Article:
Duda DG, Cohen KS, Scadden DT, Jain RK. 2007. A protocol for phenotypic detection and enumeration of circulating endothelial cells and circulating progenitor cells in human blood. Nature protocols. 2(4):805-10. Pubmed: 17446880


Blood circulating endothelial cells (CECs) and circulating hematopoietic progenitor cells (CPCs) represent two cell populations that are thought to play important roles in tissue vascularization. CECs and CPCs are currently studied as surrogate markers in patients for more than a dozen pathologies, including heart disease and cancer. However, data interpretation has often been difficult because of multiple definitions, methods and protocols used to evaluate and count these cells by different laboratories. Here, we propose a cytometry protocol for phenotypic identification and enumeration of CECs and CPCs in human blood using four surface markers: CD31, CD34, CD133 and CD45. This method allows further phenotypic analyses to explore the biology of these cells. In addition, it offers a platform for longitudinal studies of these cells in patients with different pathologies. The protocol is relatively simple, inexpensive and can be adapted for multiple flow cytometer types or software. The procedure should take 2-2.5 h, and is expected to detect 0.1-6.0% viable CECs and 0.01-0.20% CPCs within blood mononuclear cell population.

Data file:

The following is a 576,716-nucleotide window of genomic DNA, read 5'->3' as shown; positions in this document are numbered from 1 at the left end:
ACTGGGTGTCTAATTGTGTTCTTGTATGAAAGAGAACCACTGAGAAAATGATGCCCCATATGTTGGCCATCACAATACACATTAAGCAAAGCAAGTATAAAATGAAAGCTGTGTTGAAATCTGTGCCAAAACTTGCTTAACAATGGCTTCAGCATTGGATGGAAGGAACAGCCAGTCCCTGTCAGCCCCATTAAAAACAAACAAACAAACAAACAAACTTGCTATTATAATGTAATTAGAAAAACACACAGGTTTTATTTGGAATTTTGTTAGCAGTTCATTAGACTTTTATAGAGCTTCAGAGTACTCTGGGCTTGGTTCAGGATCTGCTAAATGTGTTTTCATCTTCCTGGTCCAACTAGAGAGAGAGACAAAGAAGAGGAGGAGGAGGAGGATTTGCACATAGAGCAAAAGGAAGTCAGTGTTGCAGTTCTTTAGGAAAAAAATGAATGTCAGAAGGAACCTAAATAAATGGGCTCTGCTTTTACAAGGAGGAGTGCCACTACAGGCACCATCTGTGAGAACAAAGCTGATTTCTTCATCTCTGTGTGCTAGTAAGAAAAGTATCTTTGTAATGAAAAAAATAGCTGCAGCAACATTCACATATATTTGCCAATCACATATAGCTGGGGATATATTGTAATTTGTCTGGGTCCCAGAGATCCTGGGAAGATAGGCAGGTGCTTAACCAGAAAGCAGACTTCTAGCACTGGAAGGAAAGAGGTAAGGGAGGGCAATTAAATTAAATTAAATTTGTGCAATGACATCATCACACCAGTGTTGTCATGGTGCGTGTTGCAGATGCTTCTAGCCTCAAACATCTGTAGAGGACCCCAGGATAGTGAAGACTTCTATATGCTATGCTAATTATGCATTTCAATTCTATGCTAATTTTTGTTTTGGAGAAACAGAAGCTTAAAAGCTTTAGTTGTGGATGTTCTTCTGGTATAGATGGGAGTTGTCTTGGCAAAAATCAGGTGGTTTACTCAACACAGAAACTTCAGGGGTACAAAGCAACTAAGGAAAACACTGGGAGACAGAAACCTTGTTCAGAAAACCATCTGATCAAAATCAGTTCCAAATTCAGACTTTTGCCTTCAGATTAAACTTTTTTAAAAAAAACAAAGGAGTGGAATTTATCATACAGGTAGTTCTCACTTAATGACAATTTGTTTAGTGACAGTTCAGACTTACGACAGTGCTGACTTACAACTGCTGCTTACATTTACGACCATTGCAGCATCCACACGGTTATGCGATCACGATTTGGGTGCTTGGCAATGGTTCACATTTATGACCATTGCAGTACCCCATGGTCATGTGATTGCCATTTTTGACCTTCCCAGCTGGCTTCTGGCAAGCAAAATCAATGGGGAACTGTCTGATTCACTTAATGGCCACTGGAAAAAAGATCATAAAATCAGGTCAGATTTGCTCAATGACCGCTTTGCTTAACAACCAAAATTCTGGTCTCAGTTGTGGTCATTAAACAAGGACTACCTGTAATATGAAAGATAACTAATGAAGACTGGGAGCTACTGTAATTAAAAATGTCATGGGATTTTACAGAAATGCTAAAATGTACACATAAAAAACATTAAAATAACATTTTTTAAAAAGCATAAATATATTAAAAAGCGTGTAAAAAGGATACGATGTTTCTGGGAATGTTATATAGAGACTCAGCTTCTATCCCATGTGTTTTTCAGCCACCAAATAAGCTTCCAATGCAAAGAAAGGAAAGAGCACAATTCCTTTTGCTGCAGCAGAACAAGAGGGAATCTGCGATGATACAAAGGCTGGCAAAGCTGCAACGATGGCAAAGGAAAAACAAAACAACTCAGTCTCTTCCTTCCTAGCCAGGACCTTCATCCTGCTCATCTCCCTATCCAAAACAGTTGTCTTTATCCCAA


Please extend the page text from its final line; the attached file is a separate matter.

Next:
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David Scadden’s laboratory is dedicated to discovering the principles governing blood cell production, with the ultimate goal of guiding the development of therapies for blood disorders and cancer.

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